The Racial Equity Steering Committee, seen here Oct. 22, is meeting weekly until the end of January, when it is slated to recommend changes to the city’s public safety policies, structures and procedures that disproportionately impact people of color. ZOOM video

PORTLAND —The Racial Equity Steering Committee recently began its work, but is already feeling crunched for time after being asked to make recommendations by the end of January.

The group was formed by the city council in September in response to calls from the community to reallocate funding from the police budget to social service agencies.

The committee, which includes 13 members who all have previous racial equity work experience, is being tasked to look at the expanding role of police officers and the types of calls they respond to, the way the city and police officers interact with social service organizations and recommendations for public safety policies, structures and procedures that disproportionately impact people of color.

Whether the group should soon ask for an extension or wait until closer to the deadline when more work has been accomplished has divided members.

“It is a small amount of time to do the work that is so important for this community,” committee member Peter O’Donnell said at an Oct. 29 meeting.

Committee member Jonathan Sahrbeck said earlier this month he is not in favor of asking for an extension yet.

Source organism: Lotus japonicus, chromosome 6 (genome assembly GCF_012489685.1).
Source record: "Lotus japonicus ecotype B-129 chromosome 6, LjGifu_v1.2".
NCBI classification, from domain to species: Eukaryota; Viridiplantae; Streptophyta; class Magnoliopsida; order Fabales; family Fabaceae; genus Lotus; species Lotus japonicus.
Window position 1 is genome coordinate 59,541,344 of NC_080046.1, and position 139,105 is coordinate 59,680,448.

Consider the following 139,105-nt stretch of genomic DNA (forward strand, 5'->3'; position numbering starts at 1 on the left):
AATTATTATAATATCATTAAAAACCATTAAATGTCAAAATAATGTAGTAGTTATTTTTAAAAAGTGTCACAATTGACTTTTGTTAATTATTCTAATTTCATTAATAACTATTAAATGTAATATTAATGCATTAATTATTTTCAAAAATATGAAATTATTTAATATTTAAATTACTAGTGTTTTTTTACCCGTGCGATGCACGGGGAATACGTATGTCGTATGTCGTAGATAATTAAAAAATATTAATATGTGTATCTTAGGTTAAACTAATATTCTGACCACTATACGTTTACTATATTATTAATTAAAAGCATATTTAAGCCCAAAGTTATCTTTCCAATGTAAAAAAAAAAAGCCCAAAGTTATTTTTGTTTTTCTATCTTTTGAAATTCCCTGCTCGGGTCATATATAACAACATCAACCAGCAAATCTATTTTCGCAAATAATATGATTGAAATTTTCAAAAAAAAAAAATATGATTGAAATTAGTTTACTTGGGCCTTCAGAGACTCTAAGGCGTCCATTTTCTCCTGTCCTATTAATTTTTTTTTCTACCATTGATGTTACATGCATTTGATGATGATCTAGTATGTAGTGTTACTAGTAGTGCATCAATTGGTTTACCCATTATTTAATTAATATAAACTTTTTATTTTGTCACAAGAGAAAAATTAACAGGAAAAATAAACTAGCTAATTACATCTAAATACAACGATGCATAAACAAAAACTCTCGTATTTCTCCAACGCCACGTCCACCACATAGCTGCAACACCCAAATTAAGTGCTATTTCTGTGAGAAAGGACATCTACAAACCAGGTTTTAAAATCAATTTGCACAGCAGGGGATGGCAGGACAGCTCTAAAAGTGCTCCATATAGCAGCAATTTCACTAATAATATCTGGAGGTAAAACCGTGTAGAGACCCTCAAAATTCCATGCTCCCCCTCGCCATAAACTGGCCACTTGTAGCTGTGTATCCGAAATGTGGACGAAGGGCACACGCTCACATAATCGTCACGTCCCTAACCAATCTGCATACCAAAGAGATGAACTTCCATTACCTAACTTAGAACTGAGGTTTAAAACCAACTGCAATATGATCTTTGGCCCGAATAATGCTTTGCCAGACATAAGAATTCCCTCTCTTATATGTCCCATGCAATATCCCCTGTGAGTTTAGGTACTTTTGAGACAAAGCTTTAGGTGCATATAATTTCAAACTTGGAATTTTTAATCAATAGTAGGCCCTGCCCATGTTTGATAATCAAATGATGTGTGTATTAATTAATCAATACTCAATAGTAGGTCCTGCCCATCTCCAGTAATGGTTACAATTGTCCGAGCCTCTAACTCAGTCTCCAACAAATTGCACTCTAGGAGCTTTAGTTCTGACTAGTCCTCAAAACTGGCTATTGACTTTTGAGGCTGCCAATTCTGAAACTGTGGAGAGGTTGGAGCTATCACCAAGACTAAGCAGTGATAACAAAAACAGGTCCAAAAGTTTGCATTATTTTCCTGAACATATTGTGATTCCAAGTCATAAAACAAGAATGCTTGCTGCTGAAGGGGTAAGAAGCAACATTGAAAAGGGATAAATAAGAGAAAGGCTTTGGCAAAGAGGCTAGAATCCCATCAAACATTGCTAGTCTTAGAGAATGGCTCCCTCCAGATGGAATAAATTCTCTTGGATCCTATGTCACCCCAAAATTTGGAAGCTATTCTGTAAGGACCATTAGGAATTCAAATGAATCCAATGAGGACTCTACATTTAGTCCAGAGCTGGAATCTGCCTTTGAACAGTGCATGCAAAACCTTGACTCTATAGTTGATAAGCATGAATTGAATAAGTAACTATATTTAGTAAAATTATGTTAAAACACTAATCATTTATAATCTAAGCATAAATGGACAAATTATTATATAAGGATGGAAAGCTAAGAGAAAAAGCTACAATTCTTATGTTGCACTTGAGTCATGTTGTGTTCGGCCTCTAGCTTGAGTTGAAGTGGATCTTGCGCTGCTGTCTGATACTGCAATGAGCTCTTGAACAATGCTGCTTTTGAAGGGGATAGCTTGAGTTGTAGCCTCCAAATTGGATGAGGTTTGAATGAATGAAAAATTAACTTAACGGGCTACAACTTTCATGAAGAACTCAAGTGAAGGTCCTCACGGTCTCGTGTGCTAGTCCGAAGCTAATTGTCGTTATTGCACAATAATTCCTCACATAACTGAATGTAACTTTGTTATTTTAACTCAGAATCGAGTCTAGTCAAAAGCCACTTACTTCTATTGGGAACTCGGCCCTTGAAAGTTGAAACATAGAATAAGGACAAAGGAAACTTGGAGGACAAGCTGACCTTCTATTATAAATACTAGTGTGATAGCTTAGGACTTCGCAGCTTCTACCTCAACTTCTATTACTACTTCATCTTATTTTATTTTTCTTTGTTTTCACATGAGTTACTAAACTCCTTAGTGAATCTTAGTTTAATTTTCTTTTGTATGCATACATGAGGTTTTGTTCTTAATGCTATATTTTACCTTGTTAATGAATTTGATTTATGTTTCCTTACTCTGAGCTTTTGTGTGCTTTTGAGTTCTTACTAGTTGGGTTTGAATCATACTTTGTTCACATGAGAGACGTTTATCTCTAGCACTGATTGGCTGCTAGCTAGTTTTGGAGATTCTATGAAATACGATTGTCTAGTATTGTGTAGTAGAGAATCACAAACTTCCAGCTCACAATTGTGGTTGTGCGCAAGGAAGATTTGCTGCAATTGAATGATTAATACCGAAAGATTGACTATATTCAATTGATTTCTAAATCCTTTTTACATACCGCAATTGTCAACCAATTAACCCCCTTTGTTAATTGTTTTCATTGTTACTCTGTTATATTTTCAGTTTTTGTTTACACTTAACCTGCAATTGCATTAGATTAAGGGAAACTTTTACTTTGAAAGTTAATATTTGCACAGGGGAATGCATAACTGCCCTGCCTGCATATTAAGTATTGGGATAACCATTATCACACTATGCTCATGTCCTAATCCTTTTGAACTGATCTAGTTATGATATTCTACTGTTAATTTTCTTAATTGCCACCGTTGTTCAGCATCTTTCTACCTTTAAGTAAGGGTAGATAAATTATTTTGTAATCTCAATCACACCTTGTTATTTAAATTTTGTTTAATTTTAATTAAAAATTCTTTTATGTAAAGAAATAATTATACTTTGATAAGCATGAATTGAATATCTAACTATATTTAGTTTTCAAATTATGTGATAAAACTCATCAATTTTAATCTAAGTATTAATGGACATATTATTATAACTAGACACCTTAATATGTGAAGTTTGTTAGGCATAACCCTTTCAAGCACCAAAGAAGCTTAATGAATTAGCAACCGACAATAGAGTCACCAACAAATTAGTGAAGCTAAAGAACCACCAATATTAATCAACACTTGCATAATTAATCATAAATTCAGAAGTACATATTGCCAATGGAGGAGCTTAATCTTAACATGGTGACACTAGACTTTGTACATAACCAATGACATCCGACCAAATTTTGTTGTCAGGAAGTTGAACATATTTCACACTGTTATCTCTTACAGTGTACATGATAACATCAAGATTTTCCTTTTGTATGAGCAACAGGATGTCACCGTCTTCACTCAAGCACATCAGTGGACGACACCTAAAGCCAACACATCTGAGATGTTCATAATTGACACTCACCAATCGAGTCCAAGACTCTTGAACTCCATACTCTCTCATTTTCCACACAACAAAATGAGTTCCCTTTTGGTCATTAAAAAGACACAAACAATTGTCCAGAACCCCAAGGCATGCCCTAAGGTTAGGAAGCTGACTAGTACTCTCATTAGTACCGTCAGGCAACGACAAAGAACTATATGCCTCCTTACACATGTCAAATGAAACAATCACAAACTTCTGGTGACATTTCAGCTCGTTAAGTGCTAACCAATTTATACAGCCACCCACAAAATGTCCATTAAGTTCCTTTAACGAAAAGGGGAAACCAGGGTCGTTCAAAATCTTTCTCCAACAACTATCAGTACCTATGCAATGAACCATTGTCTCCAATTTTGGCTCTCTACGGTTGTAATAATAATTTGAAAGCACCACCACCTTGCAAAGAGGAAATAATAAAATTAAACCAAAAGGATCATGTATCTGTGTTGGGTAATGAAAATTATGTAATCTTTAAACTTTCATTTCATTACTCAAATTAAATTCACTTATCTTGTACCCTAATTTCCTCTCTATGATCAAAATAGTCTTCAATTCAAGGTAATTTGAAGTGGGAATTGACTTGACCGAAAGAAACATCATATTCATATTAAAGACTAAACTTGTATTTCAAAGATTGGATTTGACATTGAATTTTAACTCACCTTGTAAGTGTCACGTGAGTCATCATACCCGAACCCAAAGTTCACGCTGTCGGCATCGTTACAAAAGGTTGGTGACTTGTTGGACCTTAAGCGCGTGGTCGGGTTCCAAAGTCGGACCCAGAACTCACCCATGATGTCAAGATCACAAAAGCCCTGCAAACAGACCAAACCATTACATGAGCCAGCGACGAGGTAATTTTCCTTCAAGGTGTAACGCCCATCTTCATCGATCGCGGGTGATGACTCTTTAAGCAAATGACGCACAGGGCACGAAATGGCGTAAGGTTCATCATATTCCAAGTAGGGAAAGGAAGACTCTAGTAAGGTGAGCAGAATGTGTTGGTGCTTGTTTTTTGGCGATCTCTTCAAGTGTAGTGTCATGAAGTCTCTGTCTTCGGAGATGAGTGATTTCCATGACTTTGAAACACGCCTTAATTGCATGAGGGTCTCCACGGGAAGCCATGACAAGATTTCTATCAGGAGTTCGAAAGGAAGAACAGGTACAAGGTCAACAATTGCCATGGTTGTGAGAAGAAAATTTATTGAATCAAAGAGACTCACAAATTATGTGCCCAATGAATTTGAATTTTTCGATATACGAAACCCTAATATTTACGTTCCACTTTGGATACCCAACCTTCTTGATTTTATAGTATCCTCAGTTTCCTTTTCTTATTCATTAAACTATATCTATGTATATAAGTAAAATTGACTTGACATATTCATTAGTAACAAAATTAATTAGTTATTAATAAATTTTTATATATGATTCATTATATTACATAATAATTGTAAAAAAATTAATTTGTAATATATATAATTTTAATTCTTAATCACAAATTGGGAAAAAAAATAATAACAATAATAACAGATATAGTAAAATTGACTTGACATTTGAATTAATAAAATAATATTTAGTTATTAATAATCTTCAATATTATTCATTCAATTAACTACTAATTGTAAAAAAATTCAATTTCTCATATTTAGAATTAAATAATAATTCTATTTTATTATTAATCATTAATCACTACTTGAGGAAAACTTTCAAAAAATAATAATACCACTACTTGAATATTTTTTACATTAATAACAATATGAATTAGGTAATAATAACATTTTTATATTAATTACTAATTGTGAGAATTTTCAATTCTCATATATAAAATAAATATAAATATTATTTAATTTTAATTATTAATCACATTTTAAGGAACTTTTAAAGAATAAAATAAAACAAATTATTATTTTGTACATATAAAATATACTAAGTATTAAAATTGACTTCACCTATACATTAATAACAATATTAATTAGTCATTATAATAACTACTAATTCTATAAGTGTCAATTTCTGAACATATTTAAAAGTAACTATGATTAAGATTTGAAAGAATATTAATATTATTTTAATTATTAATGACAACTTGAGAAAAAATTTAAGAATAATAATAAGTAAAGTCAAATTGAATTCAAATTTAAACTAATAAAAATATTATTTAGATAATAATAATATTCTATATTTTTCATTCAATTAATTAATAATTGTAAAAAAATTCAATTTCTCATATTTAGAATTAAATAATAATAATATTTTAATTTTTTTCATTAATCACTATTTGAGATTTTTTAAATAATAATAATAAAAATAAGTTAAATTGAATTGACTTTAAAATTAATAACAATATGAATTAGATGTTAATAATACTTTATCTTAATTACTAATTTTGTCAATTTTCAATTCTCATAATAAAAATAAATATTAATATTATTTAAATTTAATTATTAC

“Sometimes working under a deadline like this can be a good thing. It can get people moving. That sense of urgency can get things done,” he said at an Oct. 22 meeting.

Ali Abdul also doesn’t feel the urge to ask for an extension right now.

“I think we should get into the work and if things are deeper and we need more time, we can request it,” he said Oct. 22.

Last week the group overwhelmingly agreed the role of the police department is too broad and called into question whether officers should be responding to things like behavioral and mental health calls and public intoxication.

Suheir Alaskari said police officers are being asked to do more than just enforce the laws.

“We give a lot of responsibility to police officers. It really is too broad,” she said.


Fellow committee member Kate Knox agreed.

“We are asking a criminal justice organization to respond to non-criminal justice issues, in my opinion,” Knox said.

Sahrbeck said he would like to see a breakdown of the type of incidents police are being called to.

“Unless it is from patrol activity and officers are actually driving around and seeing something happen right in front of them, most of (their work) is, they are called somewhere for a specific reason. I want to understand what they are being called for,” he said.

Committee Co-Chair Pious Ali is curious if there is any data available that looks at whether the presence of a uniformed officer, either a police officer or a firefighter, impacts how situations escalate or de-escalate.

Committee member Deborah Ibonwa said she needs a better understanding of the training officers get in law enforcement versus crisis response, while Jerome Bennett said he would like to understand the rationale of what areas of the city are prioritized for monitoring and how beats are developed.

Abdul said before he can make any sort of recommendations, he would like to see a copy of the police department’s budget over the last decade, as well as how the department’s makeup compares to that of Portland’s racial makeup and the demographics of arrests made.

The committee meets next on Friday, Nov. 6.

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